b) Select whether you want the destination of the route to be specific Hostnames or Destination IPs. Enter one value.
  4. If you want to run MTR using the Site Shield map, select the Run from site shield map checkbox. When selected, Edge Diagnostics uses the entered location or edge server IP to find its Site Shield map and runs the tool using the map.

  5. If your destination is a hostname, select the IP version and Post number you want to use for the test.

  6. Select the Packet type to use during the test, either TCP or ICMP. For more details, check Supported packet types.

  7. Click Submit.

Submit a request for GTM

Learn how to submit a Test Network Connectivity (MTR) request for GTM hostnames and Test IP as the source and Target IP as the destination.

  1. Go to > SUPPORT > Edge Diagnostics.
  2. In the side menu, select Tools iconTools icon > Test Network Connectivity (MTR).
  3. Open the GTM hostnames tab.
  4. For Source:
    1. Select a GTM hostname you want to make the test for.
    2. Select Test IP to use as the source of the route.
  5. For Destination, select Target IP of the route.
  6. Select Packet type to use during the test, either TCP or ICMP. For more details, check Supported packet types.
  7. Click Submit.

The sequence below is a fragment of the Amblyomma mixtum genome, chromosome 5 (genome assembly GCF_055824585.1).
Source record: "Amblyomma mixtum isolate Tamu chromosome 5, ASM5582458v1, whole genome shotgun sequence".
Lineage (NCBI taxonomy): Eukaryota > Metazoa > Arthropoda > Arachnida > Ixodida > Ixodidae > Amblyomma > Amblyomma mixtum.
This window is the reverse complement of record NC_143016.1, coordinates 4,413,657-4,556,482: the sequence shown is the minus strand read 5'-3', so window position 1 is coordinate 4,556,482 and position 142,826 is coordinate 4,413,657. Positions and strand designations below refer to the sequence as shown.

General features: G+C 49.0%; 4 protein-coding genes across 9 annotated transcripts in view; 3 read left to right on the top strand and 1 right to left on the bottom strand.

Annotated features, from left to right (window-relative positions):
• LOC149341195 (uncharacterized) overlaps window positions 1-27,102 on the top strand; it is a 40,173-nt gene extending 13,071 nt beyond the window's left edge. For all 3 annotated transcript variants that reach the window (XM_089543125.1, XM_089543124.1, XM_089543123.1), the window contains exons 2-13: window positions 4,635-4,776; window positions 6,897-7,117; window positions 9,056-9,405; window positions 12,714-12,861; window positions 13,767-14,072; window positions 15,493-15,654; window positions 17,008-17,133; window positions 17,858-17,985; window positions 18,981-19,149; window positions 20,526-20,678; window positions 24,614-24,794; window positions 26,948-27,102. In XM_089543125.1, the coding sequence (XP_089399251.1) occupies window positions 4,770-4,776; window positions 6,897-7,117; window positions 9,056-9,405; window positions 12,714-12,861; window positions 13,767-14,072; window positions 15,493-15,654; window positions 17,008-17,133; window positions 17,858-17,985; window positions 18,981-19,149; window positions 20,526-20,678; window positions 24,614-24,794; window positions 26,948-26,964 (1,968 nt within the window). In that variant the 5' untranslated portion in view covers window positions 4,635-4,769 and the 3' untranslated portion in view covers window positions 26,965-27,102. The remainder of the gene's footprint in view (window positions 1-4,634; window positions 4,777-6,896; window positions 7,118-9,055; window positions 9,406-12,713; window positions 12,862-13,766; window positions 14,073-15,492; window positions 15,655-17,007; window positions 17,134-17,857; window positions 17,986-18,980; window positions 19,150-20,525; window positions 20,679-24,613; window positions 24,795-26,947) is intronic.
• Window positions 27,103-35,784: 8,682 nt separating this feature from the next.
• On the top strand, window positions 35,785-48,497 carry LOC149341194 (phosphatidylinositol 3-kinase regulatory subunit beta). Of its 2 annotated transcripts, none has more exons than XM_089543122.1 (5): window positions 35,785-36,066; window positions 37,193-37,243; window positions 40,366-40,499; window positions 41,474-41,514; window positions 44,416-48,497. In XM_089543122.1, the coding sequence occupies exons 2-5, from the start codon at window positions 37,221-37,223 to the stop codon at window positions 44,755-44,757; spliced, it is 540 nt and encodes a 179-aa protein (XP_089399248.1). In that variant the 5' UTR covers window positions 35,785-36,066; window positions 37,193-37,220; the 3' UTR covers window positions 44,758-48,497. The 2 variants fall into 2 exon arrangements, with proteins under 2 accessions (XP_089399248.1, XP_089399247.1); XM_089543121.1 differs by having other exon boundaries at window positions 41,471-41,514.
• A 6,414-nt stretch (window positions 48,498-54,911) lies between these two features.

Submit a request for Site Shield

Learn how to submit a Test Network Connectivity (MTR) request for a Site Shield hostname.

  1. Go to > SUPPORT > Edge Diagnostics.

  2. In the side menu, select Tools iconTools icon > Test Network Connectivity (MTR).

  3. Open the Site Shield tab.

  4. Enter your Hostname protected by Site Shield.

  5. Follow the steps for the preferred option:

    1 sourceMultiple sources
    a) Select whether you want the source of the route to be specific Locations or Edge server IPs. Enter one value.
    b) Enter up to 10 Destination IPs.
    a) Select whether you want the source of the route to be specific Locations or Edge server IPs. Enter up to 10 values.
    b) Enter one Destination IPs.
  6. Select Packet type to use during the test, either TCP or ICMP. For more details, check Supported packet types.

  7. Click Submit.

Results

Edge Diagnostics adds requests to the Recent requests table. GTM requests have the GTM label. Click Username iconUsername icon in the table's corner to see only your requests.

Click your request’s row to check the results. If you see Wrong iconWrong icon in the Actions column, it means, that your request could not be processed and you need to retry.

MTR response

The results of the Test Network Connectivity (MTR) tool are displayed as a table with details about each packet.
Each line of the report represents a hop - journey between one point and another - of a packet between the source and the destination of your request.

TagDescription
Loss%Percentage of packets lost at the hop. The expected result is 0%. All non-zero values are highlighted.